Obama's promises and educational masquerade
Ohanian Comment: Before he moved to NH, Sid Glassner was Executive Director of the Vermont Society for the Study of Education. Even though he's now in NH, I'm still proud to call him friend and colleague. . . and on-target with his look at Obama education policy.
By Sid S. Glassner
There's a disaster percolating through our culture. It doesn't come from the oozing of oil wells, or changing temperatures or the earth's slowly moving tectonic plates. Its consequences, however, will be equally expressive because its toxic qualities have the potential to grind down the very cornerstone of our democracy --our public schools.
The pedagogical pathogen that endangers America's public schools comes to us as a result of a sucker-punch delivered by President Obama. As a presidential candidate, Obama fattened his campaign with promises to change what had taken place during the past eight years. Being highly critical of the previous administration's No Child Left Behind (NCLB) policies regarding public education, Obama skillfully crafted the illusion that his positions on public education would be different from those contained in NCLB.
His policies would be better informed and far more rational. Fully aware that high-stakes standardized testing played a critical role in meeting the myopic and noxious requirements of NCLB, Obama, pandering to the public education community declared, "Don't tell us that the only way to teach a child is to spend too much of the year preparing him to fill out a few bubbles in a standardized test."
Obama raised false hopes because the tests remain! Obama could have learned a critical lesson had he familiarized himself with the thoughts and ideas of Adlai Stevenson who, while campaigning in 1952 said, "Deception cannot be condoned as campaign oratory."
And so it came to be that once elected president, Obama set aside his campaign promises to change the failed and misguided Bush education policies. He went ahead and simply repackaged and re-named Bush's spoiled NCLB goods and turned them into his own special brand of public school snake oil called, Race To The Top (RTTT).
The limp and wounded NCLB was now pumped up with federal persuasion dollars and lacquered with a dense coat of fakery.
The man who promised us educational change for the better settled for renewing the worst.
High-stakes standardized testing, that has a disreputable history of misrepresenting the intellectual abilities of children, remains Obama's gold standard for measuring a student's academic achievement.
Also included in RTTT is performance pay for teachers, an old, well-worn penny that has been showing up since the 1920s and has the potential of discouraging good teaching in favor of teaching to the test. Unsubstantiated encouragement for the expansion of charter schools, the adoption of common core curriculum, lengthening the school day and school year, additional routes to teacher certification and the distribution of federal funds on a competitive basis make up the balance of an education plan based on evidence that lacks even the slightest degree of certainty while implanting the costly possibility of doing great harm.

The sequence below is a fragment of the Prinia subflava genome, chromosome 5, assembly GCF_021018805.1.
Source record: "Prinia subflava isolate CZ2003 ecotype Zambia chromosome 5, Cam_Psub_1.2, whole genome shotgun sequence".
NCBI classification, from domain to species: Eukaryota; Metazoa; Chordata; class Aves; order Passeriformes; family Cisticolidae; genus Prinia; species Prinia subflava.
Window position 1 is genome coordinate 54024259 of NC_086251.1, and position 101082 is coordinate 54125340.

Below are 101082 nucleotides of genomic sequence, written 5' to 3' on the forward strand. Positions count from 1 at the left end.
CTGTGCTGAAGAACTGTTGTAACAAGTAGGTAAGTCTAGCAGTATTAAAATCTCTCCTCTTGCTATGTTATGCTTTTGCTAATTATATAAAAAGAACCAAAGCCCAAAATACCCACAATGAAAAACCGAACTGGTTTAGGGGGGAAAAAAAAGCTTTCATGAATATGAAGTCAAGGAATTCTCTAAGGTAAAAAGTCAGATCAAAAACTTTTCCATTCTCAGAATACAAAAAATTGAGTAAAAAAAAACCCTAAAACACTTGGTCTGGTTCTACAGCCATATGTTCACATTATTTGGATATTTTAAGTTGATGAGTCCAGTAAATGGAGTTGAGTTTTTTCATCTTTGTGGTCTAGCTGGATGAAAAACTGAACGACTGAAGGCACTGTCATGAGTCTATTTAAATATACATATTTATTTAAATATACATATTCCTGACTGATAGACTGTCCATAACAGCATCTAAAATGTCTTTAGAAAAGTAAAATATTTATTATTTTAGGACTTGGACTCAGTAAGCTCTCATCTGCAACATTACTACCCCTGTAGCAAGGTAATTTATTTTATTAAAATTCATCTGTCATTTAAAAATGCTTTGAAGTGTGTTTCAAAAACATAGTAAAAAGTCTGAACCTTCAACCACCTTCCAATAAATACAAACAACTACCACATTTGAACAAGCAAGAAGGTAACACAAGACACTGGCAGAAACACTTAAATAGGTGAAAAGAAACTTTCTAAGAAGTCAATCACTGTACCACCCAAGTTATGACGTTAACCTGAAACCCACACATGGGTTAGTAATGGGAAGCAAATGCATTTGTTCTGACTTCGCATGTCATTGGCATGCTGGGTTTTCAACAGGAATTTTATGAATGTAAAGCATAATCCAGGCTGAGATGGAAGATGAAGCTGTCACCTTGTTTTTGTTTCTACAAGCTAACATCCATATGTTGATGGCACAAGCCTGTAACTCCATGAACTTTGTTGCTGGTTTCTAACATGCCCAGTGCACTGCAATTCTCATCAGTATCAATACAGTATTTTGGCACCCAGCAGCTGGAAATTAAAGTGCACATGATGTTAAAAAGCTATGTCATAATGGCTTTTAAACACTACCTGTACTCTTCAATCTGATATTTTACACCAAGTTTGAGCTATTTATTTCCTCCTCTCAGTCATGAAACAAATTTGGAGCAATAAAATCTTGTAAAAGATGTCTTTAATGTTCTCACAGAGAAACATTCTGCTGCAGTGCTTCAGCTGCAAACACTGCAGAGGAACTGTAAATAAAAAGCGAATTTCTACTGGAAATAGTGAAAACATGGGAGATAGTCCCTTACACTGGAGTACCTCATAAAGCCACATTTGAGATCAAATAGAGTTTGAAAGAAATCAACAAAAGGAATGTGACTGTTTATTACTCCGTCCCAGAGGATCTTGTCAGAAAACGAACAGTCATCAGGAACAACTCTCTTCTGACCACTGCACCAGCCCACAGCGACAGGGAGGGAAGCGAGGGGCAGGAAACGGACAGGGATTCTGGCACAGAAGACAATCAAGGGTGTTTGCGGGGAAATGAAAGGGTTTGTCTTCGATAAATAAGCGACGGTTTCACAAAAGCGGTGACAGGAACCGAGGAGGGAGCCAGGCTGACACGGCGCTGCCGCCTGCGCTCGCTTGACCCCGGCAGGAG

As if that in itself was not a big enough setback for American public education, President Obama managed to pull yet another mangled rabbit out of his hat of superficial solutions. He appointed Arne Duncan, his Chicago basketball buddy and intimate crony of Chicago's Mayor Richard Daley, as his secretary of education. Duncan, a man who could not be certified to teach or administrate in any public school in the country, served as Daley's CEO of Chicago's public schools for seven years. Duncan's record in Chicago was pitiful. According to a recent study done by The Consortium for Chicago School Research, Duncan's initiatives in running the Chicago schools had a 94 percent failure rate. Nevertheless, Obama feels comfortable releasing this level of incompetence upon America's public schools.
Demonstrating his thoughtfulness and sensitivity, Duncan on one occasion said that Hurricane Katrina was "the best thing that happened to the education system in New Orleans" because the city now has the opportunity to rebuild its public schools. Such a comment was particularly indifferent and imprudent given the fact that the educational needs of many of the children in New Orleans still has not been met.
Duncan was very fast to embrace the actions of the superintendent of the Central Falls, R.I., high school when she fired all the teachers in the high school. He called her "courageous" in spite of the fact that there was no bullpen of competent teachers waiting around to replace the fired faculty. It wasn't long before the fired teachers were back in their classrooms. One has to wonder whether Duncan still thinks the superintendent is "courageous."
The political, economic and social contours of our nation are very much shaped by what happens in our public schools. There are indeed problems to be solved in our public schools, but the trust accorded the Obama/Duncan scheme to mitigate these problems is alarmingly misplaced.
The maxim taught young military officers -- "never reinforce failure" --has its place in Obama's and Duncan's thinking about public school education.
Sid S. Glassner of Exeter, an educator for the last 50 years, is writing a book titled "What Parents Should Know About Their Children's Reading: And Other Education Issues."
Sid S. Glassner